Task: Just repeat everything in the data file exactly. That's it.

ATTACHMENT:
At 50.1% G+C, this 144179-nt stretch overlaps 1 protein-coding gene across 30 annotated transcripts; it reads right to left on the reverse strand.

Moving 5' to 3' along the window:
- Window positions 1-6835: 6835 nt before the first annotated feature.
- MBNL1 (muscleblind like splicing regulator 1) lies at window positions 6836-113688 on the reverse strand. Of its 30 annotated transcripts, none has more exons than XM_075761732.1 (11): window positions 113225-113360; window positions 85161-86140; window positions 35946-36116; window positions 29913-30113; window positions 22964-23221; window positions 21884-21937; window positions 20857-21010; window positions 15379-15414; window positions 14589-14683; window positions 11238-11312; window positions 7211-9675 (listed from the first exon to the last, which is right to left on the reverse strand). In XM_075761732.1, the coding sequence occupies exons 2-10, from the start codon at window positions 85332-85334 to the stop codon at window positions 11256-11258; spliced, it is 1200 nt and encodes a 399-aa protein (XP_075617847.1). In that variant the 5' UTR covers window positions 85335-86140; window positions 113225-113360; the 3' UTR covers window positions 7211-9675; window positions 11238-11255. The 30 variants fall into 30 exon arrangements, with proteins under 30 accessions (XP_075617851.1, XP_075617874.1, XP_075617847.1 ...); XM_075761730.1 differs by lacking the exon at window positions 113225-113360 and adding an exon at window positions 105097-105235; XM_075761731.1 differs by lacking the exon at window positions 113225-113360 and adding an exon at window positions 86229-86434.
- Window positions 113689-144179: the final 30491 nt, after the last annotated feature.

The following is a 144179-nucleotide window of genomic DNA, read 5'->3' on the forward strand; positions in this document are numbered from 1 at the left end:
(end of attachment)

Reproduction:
At 50.1% G+C, this 144179-nt stretch overlaps 1 protein-coding gene across 30 annotated transcripts; it reads right to left on the reverse strand.

Moving 5' to 3' along the window:
- Window positions 1-6835: 6835 nt before the first annotated feature.
- MBNL1 (muscleblind like splicing regulator 1) lies at window positions 6836-113688 on the reverse strand. Of its 30 annotated transcripts, none has more exons than XM_075761732.1 (11): window positions 113225-113360; window positions 85161-86140; window positions 35946-36116; window positions 29913-30113; window positions 22964-23221; window positions 21884-21937; window positions 20857-21010; window positions 15379-15414; window positions 14589-14683; window positions 11238-11312; window positions 7211-9675 (listed from the first exon to the last, which is right to left on the reverse strand). In XM_075761732.1, the coding sequence occupies exons 2-10, from the start codon at window positions 85332-85334 to the stop codon at window positions 11256-11258; spliced, it is 1200 nt and encodes a 399-aa protein (XP_075617847.1). In that variant the 5' UTR covers window positions 85335-86140; window positions 113225-113360; the 3' UTR covers window positions 7211-9675; window positions 11238-11255. The 30 variants fall into 30 exon arrangements, with proteins under 30 accessions (XP_075617851.1, XP_075617874.1, XP_075617847.1 ...); XM_075761730.1 differs by lacking the exon at window positions 113225-113360 and adding an exon at window positions 105097-105235; XM_075761731.1 differs by lacking the exon at window positions 113225-113360 and adding an exon at window positions 86229-86434.
- Window positions 113689-144179: the final 30491 nt, after the last annotated feature.

The following is a 144179-nucleotide window of genomic DNA, read 5'->3' on the forward strand; positions in this document are numbered from 1 at the left end: